Measles Outbreak in Europe a Great Illustration of What Happens When Vaccination Rates Drop 


Once a dangerous staple of childhood, measles has been practically eliminated in the United States, thanks to decades of widespread vaccination. It’s an incredible achievement! But an ongoing outbreak in Europe demonstrates how easily it could unravel if anti-vaxx sentiment continues to undermine vaccination rates.

According to the WHO, there’s been 41,000 cases of measles and 40 resulting deaths in Europe this year. NBC News reported on the surge, and explained:

The reason, experts say, is that in Europe, many parents have opted to skip vaccinating their children. “It’s the main factor leading to the outbreaks,” said Anca Paduraru of the European Commission in Brussels. “It’s unacceptable to have in the 21st century diseases that should have been and could have been eradicated.”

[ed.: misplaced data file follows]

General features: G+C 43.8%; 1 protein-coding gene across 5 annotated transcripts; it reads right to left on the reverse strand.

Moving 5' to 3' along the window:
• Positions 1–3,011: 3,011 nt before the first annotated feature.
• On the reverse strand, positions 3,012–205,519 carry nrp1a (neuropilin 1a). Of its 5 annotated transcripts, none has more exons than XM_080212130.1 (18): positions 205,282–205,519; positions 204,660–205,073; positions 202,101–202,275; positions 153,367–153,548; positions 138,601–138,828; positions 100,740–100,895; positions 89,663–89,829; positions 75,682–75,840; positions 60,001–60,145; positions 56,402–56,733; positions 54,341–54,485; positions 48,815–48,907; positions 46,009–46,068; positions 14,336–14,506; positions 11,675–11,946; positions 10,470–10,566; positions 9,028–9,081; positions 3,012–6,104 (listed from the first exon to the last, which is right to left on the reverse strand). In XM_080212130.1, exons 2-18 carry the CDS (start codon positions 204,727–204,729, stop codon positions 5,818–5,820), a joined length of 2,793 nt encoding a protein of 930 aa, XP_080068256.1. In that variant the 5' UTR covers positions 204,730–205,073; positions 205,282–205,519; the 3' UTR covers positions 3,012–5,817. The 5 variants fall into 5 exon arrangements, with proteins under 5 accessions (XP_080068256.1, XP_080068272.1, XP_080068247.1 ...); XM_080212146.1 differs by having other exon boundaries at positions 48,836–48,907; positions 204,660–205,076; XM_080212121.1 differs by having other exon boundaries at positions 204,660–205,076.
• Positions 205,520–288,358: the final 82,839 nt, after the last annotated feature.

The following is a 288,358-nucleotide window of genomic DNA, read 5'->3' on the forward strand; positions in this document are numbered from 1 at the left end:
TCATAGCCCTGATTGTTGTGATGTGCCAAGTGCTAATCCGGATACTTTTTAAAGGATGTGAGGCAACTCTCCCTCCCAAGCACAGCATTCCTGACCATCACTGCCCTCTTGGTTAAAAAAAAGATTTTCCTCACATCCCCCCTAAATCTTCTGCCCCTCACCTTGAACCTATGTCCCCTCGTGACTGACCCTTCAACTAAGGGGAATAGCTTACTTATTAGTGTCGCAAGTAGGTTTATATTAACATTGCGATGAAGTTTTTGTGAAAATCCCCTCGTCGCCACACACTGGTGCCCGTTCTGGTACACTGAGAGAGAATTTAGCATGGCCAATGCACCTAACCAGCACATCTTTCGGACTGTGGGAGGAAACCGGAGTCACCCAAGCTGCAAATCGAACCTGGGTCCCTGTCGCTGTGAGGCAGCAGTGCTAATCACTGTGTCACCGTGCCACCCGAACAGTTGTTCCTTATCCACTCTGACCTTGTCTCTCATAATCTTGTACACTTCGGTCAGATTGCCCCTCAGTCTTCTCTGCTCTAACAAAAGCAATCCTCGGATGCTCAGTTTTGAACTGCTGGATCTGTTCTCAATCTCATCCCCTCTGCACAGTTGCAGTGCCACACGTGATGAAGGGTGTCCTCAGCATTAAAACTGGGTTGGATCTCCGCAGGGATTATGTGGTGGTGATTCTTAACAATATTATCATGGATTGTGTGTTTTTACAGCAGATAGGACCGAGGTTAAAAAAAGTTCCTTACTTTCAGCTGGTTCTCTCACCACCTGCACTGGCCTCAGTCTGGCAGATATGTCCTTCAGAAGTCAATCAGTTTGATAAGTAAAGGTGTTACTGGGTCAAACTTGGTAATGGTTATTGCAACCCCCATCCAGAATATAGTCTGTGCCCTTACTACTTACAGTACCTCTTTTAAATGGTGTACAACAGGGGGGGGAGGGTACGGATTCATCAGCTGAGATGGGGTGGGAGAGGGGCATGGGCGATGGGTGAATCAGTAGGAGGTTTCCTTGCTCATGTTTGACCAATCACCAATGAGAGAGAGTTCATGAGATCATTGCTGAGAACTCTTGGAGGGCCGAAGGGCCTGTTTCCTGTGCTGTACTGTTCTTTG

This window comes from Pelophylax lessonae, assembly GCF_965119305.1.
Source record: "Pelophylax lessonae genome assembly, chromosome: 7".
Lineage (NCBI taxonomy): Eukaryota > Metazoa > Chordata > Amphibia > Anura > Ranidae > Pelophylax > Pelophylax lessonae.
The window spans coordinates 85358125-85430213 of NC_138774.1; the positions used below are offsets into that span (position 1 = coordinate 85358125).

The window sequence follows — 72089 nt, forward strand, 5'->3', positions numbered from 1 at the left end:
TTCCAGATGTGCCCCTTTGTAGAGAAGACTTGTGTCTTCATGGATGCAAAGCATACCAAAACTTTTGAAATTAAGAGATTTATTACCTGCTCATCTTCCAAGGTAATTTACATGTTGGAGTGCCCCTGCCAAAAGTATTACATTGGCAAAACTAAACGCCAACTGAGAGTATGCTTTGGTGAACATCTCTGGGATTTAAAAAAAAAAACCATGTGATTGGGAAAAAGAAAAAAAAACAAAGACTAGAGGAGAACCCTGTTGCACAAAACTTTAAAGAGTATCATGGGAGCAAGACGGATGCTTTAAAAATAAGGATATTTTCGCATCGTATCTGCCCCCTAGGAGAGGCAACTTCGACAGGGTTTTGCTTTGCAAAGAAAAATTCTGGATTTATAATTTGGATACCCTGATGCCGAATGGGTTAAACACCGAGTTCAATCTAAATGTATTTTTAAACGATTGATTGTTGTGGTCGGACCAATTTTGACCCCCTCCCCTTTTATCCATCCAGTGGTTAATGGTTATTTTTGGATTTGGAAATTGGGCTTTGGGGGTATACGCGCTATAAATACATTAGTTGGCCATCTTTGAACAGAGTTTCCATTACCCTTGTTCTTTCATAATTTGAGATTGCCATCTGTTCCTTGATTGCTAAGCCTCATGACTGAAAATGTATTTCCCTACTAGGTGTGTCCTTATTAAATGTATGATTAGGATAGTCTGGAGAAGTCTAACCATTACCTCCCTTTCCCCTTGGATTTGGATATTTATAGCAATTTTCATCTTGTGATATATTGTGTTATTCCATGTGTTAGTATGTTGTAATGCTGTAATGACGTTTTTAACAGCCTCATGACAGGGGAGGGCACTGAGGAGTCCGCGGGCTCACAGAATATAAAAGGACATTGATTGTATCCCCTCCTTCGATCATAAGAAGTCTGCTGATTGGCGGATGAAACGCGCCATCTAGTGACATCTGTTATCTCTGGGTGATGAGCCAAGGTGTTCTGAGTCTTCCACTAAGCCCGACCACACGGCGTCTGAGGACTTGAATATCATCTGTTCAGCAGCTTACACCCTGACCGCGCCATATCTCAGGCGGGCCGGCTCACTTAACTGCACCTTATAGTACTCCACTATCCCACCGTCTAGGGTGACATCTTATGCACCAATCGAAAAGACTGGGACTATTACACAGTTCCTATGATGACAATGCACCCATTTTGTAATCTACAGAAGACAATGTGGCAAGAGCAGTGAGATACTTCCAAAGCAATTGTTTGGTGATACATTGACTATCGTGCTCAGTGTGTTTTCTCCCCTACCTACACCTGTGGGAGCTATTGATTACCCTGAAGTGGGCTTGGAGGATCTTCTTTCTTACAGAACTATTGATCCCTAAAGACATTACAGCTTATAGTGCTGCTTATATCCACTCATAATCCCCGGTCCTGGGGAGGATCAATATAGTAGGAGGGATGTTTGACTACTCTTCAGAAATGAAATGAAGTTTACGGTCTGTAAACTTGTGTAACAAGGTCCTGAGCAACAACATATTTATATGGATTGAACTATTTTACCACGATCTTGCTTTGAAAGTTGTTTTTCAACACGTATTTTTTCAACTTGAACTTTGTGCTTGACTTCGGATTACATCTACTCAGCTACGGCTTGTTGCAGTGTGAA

At least 95 percent of the population must have received at least two doses of measles vaccine to prevent outbreaks, WHO said. Some parts of Europe are below 70 percent.

The story also includes lots of details about just how damn miserable the disease actually is—we’re not talking poison ivy, here. “People don’t see them and so they forget about them or they think the diseases don’t exist anymore,” UCLA professor of public health Dr. Jeffrey D. Klausner told NBC. “They don’t realize their child is at risk for measles meningitis, encephalitis and permanent brain damage.”

“People are dying from measles. This was unbelievable five or 10 years ago,” said Dr. Alberto Villani, president of the Italian Pediatric Society.

Don’t listen to celebrities, don’t listen to Facebook memes, and definitely don’t listen to the most annoying member of your high school graduating class.

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